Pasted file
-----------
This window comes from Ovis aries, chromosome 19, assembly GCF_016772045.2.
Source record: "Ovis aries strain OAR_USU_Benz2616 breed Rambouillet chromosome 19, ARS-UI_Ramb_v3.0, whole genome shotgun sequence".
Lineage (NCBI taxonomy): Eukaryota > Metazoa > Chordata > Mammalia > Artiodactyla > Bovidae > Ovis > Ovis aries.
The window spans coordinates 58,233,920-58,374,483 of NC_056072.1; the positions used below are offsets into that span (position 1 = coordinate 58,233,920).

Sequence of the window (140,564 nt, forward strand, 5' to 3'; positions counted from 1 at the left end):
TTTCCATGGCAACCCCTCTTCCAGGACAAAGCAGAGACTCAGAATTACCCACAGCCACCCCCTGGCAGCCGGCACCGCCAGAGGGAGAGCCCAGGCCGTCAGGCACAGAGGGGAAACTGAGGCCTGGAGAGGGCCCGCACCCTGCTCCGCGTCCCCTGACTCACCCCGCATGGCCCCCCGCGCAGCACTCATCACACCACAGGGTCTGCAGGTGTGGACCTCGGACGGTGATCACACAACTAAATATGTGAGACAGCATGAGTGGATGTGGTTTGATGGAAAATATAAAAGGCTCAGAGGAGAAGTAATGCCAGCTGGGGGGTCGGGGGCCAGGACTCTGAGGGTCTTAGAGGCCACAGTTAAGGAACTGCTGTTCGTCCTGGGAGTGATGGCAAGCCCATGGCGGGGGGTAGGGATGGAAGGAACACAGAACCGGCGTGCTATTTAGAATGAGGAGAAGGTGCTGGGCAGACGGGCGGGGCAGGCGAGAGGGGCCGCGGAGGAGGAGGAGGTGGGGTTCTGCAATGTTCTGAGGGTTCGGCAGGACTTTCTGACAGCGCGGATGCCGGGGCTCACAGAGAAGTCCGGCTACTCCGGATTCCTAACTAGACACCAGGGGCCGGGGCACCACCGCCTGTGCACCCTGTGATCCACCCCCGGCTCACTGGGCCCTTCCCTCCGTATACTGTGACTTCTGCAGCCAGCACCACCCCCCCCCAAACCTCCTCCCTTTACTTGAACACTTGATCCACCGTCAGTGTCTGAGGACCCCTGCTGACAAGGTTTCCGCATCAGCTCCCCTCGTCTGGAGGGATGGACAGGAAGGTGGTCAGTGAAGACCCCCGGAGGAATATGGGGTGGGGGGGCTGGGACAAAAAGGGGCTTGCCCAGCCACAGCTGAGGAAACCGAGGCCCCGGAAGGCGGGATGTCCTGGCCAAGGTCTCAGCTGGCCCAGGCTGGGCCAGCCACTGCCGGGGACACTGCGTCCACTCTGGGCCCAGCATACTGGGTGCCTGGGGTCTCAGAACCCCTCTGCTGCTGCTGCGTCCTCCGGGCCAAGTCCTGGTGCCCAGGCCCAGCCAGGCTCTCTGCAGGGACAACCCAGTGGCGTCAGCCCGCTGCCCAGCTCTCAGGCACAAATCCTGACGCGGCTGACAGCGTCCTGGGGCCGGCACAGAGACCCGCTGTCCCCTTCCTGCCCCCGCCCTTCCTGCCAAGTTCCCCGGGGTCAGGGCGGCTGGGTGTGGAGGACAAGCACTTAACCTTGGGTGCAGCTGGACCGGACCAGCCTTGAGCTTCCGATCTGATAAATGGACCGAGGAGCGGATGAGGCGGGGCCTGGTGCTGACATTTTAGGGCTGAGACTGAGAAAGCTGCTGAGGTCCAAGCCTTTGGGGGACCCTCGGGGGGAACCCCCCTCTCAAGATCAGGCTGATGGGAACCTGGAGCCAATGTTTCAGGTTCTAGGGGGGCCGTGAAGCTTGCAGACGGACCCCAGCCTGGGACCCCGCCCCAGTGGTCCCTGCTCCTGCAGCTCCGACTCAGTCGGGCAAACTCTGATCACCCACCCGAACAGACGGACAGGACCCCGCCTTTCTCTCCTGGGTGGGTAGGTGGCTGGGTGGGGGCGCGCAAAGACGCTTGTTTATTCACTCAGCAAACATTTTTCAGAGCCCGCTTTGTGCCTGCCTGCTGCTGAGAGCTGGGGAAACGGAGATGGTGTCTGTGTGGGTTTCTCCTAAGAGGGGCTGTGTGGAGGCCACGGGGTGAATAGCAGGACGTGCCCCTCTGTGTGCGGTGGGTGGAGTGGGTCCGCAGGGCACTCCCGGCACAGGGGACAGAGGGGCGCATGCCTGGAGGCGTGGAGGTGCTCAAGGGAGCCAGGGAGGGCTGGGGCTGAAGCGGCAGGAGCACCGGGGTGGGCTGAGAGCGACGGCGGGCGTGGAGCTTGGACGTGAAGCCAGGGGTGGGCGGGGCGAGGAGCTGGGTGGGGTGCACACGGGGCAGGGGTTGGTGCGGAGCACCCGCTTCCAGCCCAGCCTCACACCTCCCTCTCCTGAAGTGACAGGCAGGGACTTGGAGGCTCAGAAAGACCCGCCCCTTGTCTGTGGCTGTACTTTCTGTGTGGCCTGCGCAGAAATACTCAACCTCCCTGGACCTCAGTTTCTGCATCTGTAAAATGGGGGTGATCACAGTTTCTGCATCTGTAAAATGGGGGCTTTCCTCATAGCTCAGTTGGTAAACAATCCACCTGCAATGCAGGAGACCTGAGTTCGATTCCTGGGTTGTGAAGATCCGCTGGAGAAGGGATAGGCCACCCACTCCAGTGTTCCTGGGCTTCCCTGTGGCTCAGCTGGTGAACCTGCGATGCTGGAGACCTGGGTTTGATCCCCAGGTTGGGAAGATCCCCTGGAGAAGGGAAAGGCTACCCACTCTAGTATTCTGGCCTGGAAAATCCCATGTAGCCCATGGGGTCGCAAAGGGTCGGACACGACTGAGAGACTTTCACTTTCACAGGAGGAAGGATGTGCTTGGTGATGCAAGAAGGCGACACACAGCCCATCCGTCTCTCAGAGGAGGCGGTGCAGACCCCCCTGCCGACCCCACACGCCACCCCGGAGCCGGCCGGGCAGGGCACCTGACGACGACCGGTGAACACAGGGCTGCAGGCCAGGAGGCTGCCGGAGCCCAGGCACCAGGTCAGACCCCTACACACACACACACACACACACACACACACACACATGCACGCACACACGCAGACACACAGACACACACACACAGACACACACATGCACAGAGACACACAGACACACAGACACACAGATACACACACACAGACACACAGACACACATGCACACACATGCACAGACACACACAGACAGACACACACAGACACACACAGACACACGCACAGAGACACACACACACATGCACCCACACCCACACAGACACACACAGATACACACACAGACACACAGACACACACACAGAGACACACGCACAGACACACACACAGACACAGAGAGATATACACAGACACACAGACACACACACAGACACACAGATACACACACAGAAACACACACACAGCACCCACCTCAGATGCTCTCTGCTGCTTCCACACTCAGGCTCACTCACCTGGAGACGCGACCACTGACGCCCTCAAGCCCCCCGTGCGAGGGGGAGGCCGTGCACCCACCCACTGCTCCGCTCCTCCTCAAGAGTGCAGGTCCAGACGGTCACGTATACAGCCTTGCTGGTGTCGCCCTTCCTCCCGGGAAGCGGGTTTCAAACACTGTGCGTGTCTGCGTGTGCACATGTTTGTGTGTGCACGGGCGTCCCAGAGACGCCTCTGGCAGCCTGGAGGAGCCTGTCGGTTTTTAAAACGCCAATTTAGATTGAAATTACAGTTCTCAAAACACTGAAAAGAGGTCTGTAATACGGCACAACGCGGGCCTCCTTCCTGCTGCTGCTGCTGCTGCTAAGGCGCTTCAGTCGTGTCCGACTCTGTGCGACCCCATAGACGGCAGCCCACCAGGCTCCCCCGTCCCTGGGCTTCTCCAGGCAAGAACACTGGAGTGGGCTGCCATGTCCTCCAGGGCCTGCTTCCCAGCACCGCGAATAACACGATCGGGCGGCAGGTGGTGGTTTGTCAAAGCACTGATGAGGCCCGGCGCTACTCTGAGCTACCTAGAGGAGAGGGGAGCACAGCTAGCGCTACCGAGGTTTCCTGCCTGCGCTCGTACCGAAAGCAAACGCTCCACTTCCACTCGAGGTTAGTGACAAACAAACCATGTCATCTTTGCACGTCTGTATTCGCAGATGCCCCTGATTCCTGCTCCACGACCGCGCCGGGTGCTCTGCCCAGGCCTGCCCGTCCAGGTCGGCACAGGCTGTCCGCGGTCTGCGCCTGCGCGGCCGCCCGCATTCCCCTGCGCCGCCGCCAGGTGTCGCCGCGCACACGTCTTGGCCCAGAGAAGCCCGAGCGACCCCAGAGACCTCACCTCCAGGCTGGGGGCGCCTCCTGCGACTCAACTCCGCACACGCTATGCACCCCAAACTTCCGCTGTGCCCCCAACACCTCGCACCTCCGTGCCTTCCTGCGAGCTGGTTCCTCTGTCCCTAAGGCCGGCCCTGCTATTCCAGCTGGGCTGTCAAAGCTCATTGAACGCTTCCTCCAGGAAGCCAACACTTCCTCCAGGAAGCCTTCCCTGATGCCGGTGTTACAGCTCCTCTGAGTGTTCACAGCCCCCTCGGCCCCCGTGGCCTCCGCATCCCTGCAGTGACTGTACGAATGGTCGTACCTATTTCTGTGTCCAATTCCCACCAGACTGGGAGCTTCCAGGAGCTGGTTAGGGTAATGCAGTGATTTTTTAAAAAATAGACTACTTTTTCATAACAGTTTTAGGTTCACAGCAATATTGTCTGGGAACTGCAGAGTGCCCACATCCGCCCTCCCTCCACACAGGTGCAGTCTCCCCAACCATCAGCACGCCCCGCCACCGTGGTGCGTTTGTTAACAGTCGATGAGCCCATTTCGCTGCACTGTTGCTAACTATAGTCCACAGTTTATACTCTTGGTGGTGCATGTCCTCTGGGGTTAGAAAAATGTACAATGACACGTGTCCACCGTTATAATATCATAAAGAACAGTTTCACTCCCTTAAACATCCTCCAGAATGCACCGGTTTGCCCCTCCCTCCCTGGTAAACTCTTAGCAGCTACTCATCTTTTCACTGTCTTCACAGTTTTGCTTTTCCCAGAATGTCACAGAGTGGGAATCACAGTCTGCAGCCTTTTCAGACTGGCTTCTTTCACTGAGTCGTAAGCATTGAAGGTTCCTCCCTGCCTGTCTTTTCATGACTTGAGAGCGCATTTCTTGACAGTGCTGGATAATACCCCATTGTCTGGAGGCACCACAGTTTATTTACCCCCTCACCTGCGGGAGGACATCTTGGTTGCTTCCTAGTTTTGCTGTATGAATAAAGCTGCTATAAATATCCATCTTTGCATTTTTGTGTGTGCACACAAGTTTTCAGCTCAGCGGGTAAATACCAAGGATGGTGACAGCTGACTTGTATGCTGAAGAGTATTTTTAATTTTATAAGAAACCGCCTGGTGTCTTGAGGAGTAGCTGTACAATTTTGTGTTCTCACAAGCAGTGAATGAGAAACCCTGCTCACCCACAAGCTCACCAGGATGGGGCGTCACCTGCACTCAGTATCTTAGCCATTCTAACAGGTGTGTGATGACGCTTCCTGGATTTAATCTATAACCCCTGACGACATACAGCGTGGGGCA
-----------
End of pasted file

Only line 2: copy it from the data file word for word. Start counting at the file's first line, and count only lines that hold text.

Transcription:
Source record: "Ovis aries strain OAR_USU_Benz2616 breed Rambouillet chromosome 19, ARS-UI_Ramb_v3.0, whole genome shotgun sequence".